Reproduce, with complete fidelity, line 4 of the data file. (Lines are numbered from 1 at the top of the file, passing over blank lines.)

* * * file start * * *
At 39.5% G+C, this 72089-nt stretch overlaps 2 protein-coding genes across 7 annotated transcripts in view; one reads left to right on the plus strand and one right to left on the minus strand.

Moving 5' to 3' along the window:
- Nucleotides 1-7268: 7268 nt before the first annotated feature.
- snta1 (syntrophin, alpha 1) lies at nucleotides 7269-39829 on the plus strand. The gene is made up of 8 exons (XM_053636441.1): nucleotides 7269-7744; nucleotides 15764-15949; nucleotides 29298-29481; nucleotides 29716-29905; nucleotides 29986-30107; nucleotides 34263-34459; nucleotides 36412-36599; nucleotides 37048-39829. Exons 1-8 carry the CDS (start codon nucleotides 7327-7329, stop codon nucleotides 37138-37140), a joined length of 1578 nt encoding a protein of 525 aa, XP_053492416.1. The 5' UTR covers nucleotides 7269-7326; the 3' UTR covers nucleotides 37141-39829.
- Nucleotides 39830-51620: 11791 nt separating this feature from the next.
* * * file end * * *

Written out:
- snta1 (syntrophin, alpha 1) lies at nucleotides 7269-39829 on the plus strand. The gene is made up of 8 exons (XM_053636441.1): nucleotides 7269-7744; nucleotides 15764-15949; nucleotides 29298-29481; nucleotides 29716-29905; nucleotides 29986-30107; nucleotides 34263-34459; nucleotides 36412-36599; nucleotides 37048-39829. Exons 1-8 carry the CDS (start codon nucleotides 7327-7329, stop codon nucleotides 37138-37140), a joined length of 1578 nt encoding a protein of 525 aa, XP_053492416.1. The 5' UTR covers nucleotides 7269-7326; the 3' UTR covers nucleotides 37141-39829.